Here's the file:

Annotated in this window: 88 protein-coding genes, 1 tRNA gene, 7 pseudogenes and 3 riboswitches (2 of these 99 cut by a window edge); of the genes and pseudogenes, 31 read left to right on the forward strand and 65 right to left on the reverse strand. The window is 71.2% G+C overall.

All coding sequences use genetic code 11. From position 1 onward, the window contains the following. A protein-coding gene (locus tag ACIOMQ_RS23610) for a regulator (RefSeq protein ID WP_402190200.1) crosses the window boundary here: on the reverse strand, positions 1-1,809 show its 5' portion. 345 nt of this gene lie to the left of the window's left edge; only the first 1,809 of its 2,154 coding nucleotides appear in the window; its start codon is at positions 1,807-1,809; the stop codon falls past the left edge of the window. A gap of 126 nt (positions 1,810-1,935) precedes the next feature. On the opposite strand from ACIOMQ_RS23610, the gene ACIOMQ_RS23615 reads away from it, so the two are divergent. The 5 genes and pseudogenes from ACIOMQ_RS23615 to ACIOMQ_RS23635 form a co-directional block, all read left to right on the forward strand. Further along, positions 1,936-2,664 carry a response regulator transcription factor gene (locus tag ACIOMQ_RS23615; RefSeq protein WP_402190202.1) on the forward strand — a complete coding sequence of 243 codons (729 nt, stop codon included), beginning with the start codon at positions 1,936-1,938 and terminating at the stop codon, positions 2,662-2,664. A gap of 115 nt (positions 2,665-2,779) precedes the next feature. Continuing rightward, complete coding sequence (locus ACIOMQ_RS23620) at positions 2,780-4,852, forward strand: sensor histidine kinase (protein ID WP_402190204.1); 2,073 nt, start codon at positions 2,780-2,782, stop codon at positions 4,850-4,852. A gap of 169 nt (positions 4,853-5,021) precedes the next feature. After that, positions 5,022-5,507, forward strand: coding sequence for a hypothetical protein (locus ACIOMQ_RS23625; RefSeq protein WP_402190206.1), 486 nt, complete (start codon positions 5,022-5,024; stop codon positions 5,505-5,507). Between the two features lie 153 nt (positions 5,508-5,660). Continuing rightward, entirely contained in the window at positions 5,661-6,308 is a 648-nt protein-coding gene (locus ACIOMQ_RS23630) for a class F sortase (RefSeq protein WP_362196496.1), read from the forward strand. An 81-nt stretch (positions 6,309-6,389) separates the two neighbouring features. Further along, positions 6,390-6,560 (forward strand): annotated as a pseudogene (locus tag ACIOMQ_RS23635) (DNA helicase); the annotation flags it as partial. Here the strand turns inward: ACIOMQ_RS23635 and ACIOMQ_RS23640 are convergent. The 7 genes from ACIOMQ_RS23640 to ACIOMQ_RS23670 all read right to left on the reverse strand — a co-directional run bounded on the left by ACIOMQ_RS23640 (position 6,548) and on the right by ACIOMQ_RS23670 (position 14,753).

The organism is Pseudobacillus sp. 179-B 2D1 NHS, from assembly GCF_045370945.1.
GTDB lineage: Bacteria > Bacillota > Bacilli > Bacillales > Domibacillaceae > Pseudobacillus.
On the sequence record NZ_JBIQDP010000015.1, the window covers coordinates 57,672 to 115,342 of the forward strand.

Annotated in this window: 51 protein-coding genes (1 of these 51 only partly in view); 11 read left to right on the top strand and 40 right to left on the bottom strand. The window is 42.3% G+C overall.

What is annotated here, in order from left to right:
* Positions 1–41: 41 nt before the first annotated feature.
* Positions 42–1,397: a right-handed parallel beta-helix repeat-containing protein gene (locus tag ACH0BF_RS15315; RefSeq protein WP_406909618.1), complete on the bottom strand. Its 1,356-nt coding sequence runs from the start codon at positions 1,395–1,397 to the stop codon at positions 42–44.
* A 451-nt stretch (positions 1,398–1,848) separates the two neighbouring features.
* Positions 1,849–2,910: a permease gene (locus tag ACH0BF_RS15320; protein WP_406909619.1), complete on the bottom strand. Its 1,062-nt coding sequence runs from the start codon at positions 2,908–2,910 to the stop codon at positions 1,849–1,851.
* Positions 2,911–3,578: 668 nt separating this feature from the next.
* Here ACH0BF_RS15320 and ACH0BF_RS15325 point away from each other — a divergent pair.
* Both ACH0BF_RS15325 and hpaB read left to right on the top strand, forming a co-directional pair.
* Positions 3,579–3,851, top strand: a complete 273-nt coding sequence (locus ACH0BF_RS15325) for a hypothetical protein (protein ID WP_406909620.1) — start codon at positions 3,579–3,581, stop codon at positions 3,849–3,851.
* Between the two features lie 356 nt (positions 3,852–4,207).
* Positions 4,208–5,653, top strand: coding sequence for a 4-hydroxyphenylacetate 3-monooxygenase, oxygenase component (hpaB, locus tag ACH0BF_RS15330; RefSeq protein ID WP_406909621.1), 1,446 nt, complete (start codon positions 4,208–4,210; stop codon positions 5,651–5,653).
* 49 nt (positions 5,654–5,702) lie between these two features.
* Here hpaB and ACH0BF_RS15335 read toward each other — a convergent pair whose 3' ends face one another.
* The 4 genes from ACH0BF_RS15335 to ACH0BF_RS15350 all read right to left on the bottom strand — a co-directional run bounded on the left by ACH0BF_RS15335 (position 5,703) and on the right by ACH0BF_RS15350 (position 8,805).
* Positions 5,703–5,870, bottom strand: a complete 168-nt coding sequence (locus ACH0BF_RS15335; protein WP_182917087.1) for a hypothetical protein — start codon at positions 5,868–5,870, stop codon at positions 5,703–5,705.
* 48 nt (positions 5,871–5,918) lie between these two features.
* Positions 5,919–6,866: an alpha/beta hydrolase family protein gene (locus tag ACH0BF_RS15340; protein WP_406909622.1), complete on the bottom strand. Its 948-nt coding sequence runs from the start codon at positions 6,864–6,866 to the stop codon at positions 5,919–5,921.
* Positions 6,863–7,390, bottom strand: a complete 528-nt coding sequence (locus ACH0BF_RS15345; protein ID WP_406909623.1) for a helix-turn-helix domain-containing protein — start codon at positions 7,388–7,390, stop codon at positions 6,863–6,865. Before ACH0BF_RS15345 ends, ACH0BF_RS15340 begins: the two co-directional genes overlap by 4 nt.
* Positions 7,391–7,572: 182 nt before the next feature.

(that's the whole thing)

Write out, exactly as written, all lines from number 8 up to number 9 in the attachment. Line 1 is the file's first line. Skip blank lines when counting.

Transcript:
* Positions 1–41: 41 nt before the first annotated feature.
* Positions 42–1,397: a right-handed parallel beta-helix repeat-containing protein gene (locus tag ACH0BF_RS15315; RefSeq protein WP_406909618.1), complete on the bottom strand. Its 1,356-nt coding sequence runs from the start codon at positions 1,395–1,397 to the stop codon at positions 42–44.